How to set boundaries and still keep friends

They're like a force field which protect our emotions and personal space. Here's how to set boundaries and manage your energy with the power of two magic words and some practise.

You know the 'I wish I knew how to set boundaries and still keep friends' moment. You got up early for a run, sorted out some home stuff and are five hours into your work day when a friend rings. Can you mind their two-year-old for three hours that night?

Depending on how good you are at setting boundaries, you’ll either feel obligated and say yes and schlep off to babysitting—annoyed with your friend for putting it on you and with yourself for caving when you just wanted an early night—or you’ll say “I’d love to, but another time.”

This is just an everyday example of one time you’ll wish you were better at setting boundaries. There will be times in business and relationships when you’ll really need to know how—here’s my three step strategy for nailing it.

Our personal boundaries are like invisible force fields that give a sense of control over our feelings, our bodies and our personal space We use them to let others around us know what is okay and what isn’t.

Boundaries are a way to manage your energy and protect you.

A lot of people reach a point of burn out because they say yes to everyone around them except themselves. It’s not their fault—most of us haven’t been taught much around this subject—but it’s important to learn so we can manage our energy to serve ourselves and everyone around us.


Clarify the two boundaries you are choosing or not choosing to set inside your life.

The first one is the conversational boundaries, which boils down to what you will or won’t talk about with someone else. Someone in the street asks you how much money you have in the bank, you don’t have to tell them. Your brother asks at a family barbecue what’s going on with your partner. You can say, “I don’t want to talk about that, let’s talk about something else.”

There’s this magical word: No.

When we start saying no the things that don’t serve us, we start creating space for the things that do. It’s an energy maintenance thing. If you’re having a conversation with someone and they’re zapping your energy, say, ‘I don’t want to get into this.’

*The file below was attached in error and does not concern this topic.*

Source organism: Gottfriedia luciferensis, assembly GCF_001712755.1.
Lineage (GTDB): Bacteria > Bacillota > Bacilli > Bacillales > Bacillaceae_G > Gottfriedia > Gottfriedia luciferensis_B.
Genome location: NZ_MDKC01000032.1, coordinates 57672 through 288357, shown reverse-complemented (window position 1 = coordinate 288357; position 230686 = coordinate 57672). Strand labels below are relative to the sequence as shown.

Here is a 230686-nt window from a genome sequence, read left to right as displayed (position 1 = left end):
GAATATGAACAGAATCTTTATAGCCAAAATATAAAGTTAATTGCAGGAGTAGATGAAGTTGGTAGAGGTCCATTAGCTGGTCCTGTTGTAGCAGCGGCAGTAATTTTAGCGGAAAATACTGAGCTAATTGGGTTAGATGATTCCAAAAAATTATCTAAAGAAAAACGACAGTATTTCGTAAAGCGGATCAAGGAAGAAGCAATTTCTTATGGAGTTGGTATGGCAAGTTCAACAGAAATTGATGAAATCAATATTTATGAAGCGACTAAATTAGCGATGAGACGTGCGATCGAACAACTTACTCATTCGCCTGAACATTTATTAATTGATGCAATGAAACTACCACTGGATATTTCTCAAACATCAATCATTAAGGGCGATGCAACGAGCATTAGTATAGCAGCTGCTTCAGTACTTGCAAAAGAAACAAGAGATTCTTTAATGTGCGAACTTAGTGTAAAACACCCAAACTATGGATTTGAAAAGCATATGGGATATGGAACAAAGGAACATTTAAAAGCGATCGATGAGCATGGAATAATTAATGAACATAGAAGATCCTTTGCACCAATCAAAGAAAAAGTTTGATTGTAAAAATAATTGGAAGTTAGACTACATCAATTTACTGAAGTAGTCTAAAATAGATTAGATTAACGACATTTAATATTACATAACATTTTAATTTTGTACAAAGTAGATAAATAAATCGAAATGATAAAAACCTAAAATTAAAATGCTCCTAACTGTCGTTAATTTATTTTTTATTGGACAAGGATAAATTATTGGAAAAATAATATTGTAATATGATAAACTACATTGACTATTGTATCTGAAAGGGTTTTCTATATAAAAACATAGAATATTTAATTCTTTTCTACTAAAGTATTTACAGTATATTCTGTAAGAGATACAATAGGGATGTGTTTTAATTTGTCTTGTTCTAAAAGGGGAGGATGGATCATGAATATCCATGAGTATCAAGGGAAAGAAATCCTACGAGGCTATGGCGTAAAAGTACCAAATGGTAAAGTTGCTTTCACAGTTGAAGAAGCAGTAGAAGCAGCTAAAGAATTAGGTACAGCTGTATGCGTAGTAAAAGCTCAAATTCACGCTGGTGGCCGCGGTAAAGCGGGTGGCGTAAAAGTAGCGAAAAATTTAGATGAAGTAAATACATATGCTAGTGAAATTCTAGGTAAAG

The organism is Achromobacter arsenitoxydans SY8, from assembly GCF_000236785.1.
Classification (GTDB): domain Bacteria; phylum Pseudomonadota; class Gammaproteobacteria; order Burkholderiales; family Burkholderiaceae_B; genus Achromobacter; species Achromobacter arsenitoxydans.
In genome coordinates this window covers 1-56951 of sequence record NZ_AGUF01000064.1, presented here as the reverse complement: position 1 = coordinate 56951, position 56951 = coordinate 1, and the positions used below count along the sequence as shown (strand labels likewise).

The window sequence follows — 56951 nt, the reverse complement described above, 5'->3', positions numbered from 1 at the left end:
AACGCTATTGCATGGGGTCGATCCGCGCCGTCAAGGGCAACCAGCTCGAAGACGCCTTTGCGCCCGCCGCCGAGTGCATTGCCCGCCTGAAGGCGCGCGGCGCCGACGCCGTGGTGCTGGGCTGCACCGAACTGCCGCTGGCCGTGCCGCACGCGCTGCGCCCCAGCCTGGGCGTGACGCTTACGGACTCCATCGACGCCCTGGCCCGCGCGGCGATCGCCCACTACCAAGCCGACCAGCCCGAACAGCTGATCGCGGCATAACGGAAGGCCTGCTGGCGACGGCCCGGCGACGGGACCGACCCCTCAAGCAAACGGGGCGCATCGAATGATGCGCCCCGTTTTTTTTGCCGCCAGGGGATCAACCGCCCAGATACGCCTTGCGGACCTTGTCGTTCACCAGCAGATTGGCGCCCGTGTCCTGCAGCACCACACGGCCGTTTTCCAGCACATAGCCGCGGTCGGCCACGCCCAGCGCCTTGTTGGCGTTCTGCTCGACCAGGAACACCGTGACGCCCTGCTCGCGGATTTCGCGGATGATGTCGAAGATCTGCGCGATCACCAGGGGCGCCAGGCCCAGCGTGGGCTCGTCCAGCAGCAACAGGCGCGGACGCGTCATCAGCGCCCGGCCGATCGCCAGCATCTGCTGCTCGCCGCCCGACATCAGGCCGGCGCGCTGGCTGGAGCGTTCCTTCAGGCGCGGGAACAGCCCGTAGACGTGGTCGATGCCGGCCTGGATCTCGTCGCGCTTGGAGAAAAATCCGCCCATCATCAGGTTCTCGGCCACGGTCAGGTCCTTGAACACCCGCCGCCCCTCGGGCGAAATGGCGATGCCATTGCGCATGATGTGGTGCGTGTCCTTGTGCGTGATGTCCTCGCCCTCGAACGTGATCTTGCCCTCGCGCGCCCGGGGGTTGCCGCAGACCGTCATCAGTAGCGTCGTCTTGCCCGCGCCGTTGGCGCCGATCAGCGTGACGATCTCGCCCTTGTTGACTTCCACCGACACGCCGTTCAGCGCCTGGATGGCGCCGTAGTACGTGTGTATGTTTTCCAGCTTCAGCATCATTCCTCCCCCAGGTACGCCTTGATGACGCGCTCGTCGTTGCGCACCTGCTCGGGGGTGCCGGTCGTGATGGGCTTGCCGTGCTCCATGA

That would be setting a boundary. You’re choosing how you manage your own sense of aliveness and wellness.

The second type of boundary is physical. Assuming there’s no COVID-19 protocols, someone might try to railroad you into a hug: “I’m a hugger.” They can knock themselves out (confession; I’m one of them) but if you’re not up for it, offer a handshake or a fist bump.

Boundaries are about working out what people including yourself need, then respecting that.


Second part is to create a list of all the boundaries you’re not seeing in your life. Could be your partner never wants the heater on and you do. You never say anything. Or your mother wants to talk on the phone for an hour every night and you’d prefer it to be once or twice a week.

Start with something small—this is called a cherry on top boundary—like maybe finally telling your friend you’d like to sometimes choose the music when you’re in the car together.


When you do set a boundary, celebrate yourself for changing the direction of your relationship with you, for asking more for what you want in life.

This is about not playing a small game. You are not designed to step back and placate everyone else.


One of Australia's leading coaches, trainers and speakers, and head facilitator at The Coaching Institute. In between mentoring thousands of coaches and leaders all around Australasia and helping others build incredible culture, Matt is passionate about fitness and music. His healthy office lunches whipped up in five minutes are the stuff of legend

Matt Lavars life coaching
Matt LavarsThe Coaching Institute